During the interval of Mr. Jefferson’s death and the sale to Mr. Gilmer, I married Mary Ann Colter, a slave, by whom I had four children—Taliola (a daughter) Banobo, (a son) Susan and John. As they were born slaves they took the usual course of most others in the same condition of life. I do not know where they now are, if living; but the last I heard of them they were in Florida and Virginia. My wife died, and while a servant of Mr. Gilmer, I married my present wife, widow Elizabeth Randolph, who was then mother to ten children. Her maiden name was Elizabeth Farrow. Her mother was a white woman named Martha Thackey. Consequently, Elizabeth, (my present wife) was free-born. She supposes that she was born about 1793 or ’94. Of her ten children, only two are living—Julia, her first born, and wife of Charles Barnett, who live on an adjoining farm, and Elizabeth, wife of Henry Lewis, who reside within one mile of us.
My wife and I have lived together about thirty-five years. We came to Cincinnati, Ohio, where we were again married in conformity to the laws of this State. At the time we were first married I was in bondage; my wife was free. When my first wife died I made up my mind I would never live with another slave woman. When Governor Gilmer was elected a representative to Congress, he desired to have me go on to Washington with him. But I demurred. I did not refuse, of course, but I laid before him my objections with such earnestness that he looked me in the face with his piercing eye, as if balancing in his mind whether to be soft or severe, and said:
“Israel, you have served me well; you are a faithful servant; now what will you give me for your freedom?”
“I reckon I will give you what you paid years ago—$500,” I replied.
“How much will you give to bind the bargain?” he asked.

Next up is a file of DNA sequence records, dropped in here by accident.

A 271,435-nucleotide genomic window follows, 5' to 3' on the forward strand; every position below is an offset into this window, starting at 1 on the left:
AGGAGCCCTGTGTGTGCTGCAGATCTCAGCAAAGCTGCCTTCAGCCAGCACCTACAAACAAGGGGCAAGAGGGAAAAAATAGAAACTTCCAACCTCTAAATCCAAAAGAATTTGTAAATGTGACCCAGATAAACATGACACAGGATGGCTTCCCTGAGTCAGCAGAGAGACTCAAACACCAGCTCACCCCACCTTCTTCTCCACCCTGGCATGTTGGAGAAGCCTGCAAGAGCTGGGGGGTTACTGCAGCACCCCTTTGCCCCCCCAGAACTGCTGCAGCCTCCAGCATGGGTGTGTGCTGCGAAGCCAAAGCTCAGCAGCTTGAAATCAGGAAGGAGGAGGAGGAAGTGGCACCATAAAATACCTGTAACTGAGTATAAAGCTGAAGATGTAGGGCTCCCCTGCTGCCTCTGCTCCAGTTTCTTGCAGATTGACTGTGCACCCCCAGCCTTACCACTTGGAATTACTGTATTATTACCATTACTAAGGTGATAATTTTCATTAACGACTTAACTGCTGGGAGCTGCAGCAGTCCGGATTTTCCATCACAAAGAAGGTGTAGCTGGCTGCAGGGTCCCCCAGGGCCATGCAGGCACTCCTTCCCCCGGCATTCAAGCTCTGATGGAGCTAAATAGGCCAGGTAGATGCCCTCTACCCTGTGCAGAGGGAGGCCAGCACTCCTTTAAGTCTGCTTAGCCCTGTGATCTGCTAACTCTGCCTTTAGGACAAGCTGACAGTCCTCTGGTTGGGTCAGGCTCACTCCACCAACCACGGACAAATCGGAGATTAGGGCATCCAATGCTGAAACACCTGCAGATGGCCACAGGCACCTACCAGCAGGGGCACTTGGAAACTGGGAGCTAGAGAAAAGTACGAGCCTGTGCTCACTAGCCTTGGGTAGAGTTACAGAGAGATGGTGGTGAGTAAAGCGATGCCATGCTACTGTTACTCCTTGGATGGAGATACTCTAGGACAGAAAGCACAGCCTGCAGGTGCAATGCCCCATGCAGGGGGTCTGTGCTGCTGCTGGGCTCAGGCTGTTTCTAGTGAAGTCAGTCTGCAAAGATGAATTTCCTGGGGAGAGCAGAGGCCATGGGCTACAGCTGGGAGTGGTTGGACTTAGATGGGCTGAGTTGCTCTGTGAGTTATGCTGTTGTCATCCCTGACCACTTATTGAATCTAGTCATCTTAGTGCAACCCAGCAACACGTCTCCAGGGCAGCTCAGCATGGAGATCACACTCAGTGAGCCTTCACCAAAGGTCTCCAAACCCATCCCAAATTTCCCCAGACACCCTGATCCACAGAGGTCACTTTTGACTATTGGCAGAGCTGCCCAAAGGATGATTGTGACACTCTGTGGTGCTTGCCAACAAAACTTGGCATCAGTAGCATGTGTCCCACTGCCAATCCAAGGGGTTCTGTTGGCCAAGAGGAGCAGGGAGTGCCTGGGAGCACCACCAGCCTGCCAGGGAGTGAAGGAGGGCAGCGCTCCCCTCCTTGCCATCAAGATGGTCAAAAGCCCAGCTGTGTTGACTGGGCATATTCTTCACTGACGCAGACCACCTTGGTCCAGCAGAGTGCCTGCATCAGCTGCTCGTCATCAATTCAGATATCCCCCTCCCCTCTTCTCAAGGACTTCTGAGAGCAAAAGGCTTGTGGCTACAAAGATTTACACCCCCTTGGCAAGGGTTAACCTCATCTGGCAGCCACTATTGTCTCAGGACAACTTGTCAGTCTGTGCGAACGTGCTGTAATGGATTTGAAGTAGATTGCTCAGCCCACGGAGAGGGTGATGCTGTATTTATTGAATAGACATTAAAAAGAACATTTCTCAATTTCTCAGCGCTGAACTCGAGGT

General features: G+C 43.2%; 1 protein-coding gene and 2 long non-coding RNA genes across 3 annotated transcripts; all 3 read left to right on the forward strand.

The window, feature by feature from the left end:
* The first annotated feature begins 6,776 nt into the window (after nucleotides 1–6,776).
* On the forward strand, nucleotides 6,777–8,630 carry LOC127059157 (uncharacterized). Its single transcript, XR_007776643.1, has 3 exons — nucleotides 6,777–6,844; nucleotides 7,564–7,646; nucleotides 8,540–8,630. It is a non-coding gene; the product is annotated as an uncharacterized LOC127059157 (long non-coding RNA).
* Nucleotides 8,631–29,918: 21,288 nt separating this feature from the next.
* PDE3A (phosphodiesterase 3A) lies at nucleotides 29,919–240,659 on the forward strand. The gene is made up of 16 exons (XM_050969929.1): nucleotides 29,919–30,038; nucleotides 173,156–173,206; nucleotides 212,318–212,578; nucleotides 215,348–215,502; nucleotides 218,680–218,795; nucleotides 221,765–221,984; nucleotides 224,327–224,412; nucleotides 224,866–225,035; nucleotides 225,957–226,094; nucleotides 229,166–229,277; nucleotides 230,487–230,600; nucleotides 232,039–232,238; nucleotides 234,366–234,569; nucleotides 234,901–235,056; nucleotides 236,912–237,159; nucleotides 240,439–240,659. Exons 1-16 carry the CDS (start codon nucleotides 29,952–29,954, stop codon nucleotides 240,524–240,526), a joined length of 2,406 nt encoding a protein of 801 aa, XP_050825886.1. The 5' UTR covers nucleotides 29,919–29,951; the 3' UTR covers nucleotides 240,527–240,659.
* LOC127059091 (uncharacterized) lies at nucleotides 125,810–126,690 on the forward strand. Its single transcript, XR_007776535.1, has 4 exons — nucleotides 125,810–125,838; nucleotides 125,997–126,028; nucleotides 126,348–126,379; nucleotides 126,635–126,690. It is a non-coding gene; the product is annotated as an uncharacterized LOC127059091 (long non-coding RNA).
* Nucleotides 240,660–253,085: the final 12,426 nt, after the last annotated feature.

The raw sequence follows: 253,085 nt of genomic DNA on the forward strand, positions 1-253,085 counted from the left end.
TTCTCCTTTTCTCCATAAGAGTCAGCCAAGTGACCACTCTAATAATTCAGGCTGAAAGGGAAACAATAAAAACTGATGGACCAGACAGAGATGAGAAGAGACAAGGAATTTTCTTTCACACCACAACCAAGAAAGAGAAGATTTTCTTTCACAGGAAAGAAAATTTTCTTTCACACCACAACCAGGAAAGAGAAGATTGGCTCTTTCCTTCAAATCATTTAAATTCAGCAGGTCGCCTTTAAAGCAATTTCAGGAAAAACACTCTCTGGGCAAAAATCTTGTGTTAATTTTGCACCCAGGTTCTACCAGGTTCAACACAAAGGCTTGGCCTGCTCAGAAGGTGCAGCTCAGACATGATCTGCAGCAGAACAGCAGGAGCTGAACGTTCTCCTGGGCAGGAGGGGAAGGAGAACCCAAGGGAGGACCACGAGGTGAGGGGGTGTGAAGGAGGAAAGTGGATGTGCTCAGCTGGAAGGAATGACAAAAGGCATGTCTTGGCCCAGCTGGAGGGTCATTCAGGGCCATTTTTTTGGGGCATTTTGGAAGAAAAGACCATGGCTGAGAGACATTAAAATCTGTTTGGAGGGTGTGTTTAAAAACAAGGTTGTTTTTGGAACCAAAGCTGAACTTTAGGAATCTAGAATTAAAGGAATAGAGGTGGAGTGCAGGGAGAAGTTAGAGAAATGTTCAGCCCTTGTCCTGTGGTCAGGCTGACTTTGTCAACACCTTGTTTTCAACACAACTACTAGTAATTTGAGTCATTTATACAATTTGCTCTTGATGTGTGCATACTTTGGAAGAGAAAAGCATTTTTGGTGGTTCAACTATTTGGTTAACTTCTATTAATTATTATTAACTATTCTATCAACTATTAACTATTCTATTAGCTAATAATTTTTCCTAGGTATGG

“Three hundred dollars,” was my ready answer.
“When will you pay the remainder?”
“In one and two years.”
And on these terms the bargain was concluded, and I was, for the first time, my own man, and almost free, but not quite, for it was against the laws of Virginia for a freed slave to remain in the State beyond a year and a day. Nor were the colored people not in slavery free; they were nominally so. When I came to Ohio I considered myself wholly free, and not till then.
And here let me say, that my good master, Governor Gilmer, was killed by the explosion of the gun Peacemaker, on board the Princeton, in 1842 or 1843, and had I gone to Washington with him it would have been my duty to keep very close to his person, and probably I would have been killed also, as others were.
I was bought in the name of my wife. We remained in Virginia for several years on sufferance. At last we made up our minds to leave the confines of slavery and emigrate to a free State. We went to Charlottesville Court House, in Albemarle county, for my free papers. When there, the clerk, Mr. Garrett, asked me what surname I would take. I hesitated, and he suggested that it should be Jefferson, because I was born at Monticello and had been a good and faithful servant to Thomas Jefferson. Besides, he said, it would give me more dignity to be called after so eminent a man. So I consented to adopt the surname Jefferson, and have been known by it ever since.
When I came to Cincinnati, I was employed as a waiter in a private house, at ten dollars a month for the first month. From that time on I received $20, till I went on board a steamboat, where I got higher wages still. In time, I found myself in receipt of $50 per month, regularly, and sometimes even more. I resided in Cincinnati about fourteen years, and from thence came on to the farm I am now on, in Pebble township, on Brusby Fork of Pee Pee creek. Have been here about sixteen years.